"In the six hundredth year of Noah's life, on the 17th day of the second month (The eighth month on the calendar given to the Hebrews in Egypt)—on that day, all the springs of the great deep burst forth, and the floodgates of heaven were opened, and the rain fell on the earth 40 days and 40 nights." (Genesis 7:11-12) No one paid attention to Noah or the warnings from God. As the day of judgment approached, everyone continued in their ungodly lifestyles. We are warned not to repeat the ungodly patterns of life from Noah's days. Jesus said, "Just as it was in the days of Noah, so also will it be in the days of the Son of Man. People were eating and drinking, marrying and being given in marriage up to the day Noah entered the ark. Then the flood came and destroyed them all. It was the same in the days of Lot. People were eating and drinking, buying and selling, planting and building. But the day Lot left Sodom, fire and sulfur (brimstone) rained down from heaven and destroyed them all. It will be just like this on the day the Son of Man is revealed." (Luke 17:26-30)
For me, this is a sobering thought! It is my opinion that the corruption we have today probably rivals the corruption of Noah's day. So many seem to have an evil intent as they live their lives in selfish ways. This is manifesting not only in society, but also in the Church. How long will the Lord allow this to continue? It is my prayer that the fear of the Lord falls upon our nation and the world before it is too late. While we know that God made a covenant with Noah to never flood the entire world again, the unrepentant will reap what they have sown in whatever way the Lord decides.
In the meantime, we have a responsibility to follow the ways of the Lord and prepare a path for Him to walk on. Proverbs 15:9 tells us what the Lord is looking for: "The Lord detests the way of the wicked, but He loves those who pursue righteousness." The prophet Isaiah also has something to say about righteousness. In Isaiah 28:17 it states, "I will make justice the measuring line and righteousness the plumb line..." As the Jews look for the coming of their Messiah during this month, we can be like John the Baptist and prepare the way for the Lord's return. Hosea tells us how: "Sow righteousness for yourselves, reap the fruit of unfailing love, and break up your unplowed ground; for it is time to seek the Lord until He comes and showers righteousness on you." (Hosea 10:12)
The Feast of Tabernacles, which begins tonight, is a time of remembering God's faithfulness to the children of Israel while they were in the wilderness. Yet this celebration is also for remembering how the Lord brought them into the Promised Land. The sukkah (a temporary dwelling made of broken branches) represents their wilderness journey. However, fruit is present in the branches to represent what was to come in the Promised Land. We could look at this time as one that joins together the wilderness with the Promised Land. Rabbi Jonathan Cahn says that the celebration of the Feast of Tabernacles is a joining together of the wilderness with the Promised Land. We, as children of God, could say heaven and earth are being joined together. How appropriate that Jesus taught His disciples to pray, "Your Kingdom come, Your will be done, on earth as it is in heaven." (Matthew 6:10)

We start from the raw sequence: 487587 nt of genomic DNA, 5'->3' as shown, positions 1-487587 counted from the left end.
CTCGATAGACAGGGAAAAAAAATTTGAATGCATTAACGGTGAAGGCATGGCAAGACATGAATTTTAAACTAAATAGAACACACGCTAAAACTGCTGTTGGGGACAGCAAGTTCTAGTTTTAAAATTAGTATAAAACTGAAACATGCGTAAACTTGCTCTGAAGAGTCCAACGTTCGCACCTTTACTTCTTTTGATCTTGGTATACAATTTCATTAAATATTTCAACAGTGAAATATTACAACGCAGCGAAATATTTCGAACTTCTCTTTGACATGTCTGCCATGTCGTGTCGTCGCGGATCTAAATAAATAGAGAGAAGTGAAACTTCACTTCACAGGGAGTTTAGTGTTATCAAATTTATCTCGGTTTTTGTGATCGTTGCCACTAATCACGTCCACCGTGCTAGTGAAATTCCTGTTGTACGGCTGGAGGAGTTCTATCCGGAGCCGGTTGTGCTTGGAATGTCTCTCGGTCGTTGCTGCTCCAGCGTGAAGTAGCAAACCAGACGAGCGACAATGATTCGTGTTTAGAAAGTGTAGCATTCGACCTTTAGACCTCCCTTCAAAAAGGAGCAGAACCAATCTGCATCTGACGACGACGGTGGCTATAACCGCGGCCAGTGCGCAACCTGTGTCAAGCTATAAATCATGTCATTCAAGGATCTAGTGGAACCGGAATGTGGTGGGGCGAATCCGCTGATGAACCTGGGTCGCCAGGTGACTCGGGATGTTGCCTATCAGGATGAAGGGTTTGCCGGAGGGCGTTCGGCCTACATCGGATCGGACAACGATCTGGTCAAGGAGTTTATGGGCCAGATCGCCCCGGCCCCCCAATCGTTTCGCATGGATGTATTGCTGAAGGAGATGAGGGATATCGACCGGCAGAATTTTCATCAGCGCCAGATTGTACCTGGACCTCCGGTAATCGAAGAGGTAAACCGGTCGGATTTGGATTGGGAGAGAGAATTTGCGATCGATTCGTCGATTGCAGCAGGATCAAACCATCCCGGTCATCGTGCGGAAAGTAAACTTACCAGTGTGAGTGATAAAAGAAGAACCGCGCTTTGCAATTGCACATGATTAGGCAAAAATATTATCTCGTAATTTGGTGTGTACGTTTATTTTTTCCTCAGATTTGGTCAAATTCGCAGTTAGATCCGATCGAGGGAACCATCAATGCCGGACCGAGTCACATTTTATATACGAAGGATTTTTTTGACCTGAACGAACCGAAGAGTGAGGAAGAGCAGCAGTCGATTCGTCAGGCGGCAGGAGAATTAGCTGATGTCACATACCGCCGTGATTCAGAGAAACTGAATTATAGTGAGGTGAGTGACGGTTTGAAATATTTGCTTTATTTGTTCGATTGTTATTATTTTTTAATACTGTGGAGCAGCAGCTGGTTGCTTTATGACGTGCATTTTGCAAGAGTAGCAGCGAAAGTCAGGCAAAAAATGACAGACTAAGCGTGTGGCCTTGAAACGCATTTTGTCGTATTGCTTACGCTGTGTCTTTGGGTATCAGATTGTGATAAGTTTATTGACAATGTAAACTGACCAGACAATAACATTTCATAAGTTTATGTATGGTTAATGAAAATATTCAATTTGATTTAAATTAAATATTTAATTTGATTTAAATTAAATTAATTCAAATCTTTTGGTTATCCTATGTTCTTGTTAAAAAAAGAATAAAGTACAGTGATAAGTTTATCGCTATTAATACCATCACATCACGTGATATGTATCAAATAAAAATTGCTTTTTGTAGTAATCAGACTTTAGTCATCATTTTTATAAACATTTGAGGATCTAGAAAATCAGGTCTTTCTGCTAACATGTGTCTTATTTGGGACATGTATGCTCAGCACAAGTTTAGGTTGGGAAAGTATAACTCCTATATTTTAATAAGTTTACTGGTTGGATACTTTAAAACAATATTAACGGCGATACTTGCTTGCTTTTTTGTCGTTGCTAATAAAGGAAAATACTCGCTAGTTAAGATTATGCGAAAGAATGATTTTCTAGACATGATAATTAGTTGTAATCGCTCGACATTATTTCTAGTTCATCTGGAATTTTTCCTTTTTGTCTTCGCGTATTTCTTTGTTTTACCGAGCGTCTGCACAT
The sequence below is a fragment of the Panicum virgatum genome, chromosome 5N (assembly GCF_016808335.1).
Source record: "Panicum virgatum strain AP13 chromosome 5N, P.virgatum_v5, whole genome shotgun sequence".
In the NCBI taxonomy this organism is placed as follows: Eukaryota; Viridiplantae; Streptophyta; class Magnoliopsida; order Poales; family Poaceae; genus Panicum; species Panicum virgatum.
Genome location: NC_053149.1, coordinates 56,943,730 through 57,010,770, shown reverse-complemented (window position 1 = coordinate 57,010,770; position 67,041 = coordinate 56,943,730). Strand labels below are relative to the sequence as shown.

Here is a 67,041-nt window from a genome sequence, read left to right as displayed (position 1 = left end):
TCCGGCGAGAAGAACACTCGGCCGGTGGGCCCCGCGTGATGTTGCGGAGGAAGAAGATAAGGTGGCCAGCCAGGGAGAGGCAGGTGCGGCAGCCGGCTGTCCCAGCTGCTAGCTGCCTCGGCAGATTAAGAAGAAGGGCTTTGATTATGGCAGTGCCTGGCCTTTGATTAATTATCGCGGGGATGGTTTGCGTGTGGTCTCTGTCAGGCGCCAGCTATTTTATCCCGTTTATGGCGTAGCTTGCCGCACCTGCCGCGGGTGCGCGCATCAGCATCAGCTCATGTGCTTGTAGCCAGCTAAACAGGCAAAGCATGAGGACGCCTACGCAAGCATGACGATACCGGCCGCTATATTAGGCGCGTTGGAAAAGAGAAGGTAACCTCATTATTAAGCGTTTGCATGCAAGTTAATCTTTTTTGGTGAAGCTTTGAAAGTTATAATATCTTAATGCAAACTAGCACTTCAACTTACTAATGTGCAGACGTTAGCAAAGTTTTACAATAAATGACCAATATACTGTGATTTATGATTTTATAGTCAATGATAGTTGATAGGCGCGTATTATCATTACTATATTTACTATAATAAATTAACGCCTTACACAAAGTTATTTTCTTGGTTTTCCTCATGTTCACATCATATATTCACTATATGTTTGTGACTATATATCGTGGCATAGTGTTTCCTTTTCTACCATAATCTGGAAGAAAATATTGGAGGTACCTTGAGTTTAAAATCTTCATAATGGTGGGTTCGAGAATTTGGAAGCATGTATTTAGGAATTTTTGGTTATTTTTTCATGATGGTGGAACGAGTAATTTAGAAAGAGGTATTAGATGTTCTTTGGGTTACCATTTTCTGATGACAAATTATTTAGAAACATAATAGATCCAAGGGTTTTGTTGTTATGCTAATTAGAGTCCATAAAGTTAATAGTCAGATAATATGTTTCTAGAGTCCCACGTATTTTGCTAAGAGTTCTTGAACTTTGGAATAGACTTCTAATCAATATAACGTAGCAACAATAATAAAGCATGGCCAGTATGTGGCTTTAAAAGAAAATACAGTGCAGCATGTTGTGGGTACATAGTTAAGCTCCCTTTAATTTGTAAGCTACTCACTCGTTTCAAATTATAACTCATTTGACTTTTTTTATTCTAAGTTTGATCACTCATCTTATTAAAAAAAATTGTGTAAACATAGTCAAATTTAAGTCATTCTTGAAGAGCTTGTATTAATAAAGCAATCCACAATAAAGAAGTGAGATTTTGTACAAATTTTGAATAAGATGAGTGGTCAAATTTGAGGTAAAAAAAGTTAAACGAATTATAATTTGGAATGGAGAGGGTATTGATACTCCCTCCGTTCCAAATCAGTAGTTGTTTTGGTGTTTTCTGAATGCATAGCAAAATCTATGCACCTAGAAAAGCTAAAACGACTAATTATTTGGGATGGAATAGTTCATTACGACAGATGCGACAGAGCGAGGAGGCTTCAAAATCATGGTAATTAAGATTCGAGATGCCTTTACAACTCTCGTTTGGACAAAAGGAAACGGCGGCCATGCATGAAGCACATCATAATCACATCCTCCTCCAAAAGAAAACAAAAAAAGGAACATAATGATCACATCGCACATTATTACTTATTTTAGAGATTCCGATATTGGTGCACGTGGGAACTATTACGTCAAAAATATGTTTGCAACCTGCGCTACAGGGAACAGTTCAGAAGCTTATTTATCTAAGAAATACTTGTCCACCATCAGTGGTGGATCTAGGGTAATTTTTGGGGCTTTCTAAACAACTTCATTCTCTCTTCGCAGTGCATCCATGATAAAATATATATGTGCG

For God to have more intimacy with us (His greatest desire) there needs to be a connection between heaven and earth. That is one of the reasons that the Lord set up times and seasons for special meetings with Him. All of His feasts come to a culmination during the Feast of Tabernacles or Sukkot. The name of this feast should draw us back to the first time God spoke to Moses and instructed him and the Israelites to construct a tabernacle for Him where He would dwell in their midst. (Exodus 25:8) The Hebrew word "Shakan" means to dwell. The first time this word appears in Scripture is in Genesis 3:22-24. God had to bar Adam and Eve from the Garden of Eden after their sin, so He placed cherubim at the entrance. They were to dwell at the entrance to guard the way to the Tree of Life. In this case, the dwelling of the cherubim was an act of kindness.
The desire of God to dwell with His people is shown in many places in the Bible. Exodus 29:45-46 says, "Then I will dwell among the Israelites and be their God. They will know I am the Lord their God, who brought them out of Egypt so that I might dwell among them..." God calls the place where He abides with His people the "dwelling for His Name." (Deuteronomy 12:11) The prophet Joel ends his book with a statement that tells us where God will dwell with His people on earth: "The Lord dwells in Zion!" (Joel 3:21) The tabernacle was the temporary structure where God dwelt with His people. Once Israel settled in the Promised Land, they build a permanent structure called the Temple. This edifice was built by Solomon, and God instructed Israel to walk in His statutes and keep His commandments so that He could live among them. He said, "And I will live (dwell) among the Israelites and will not abandon my people, Israel." (1 Kings 6:13)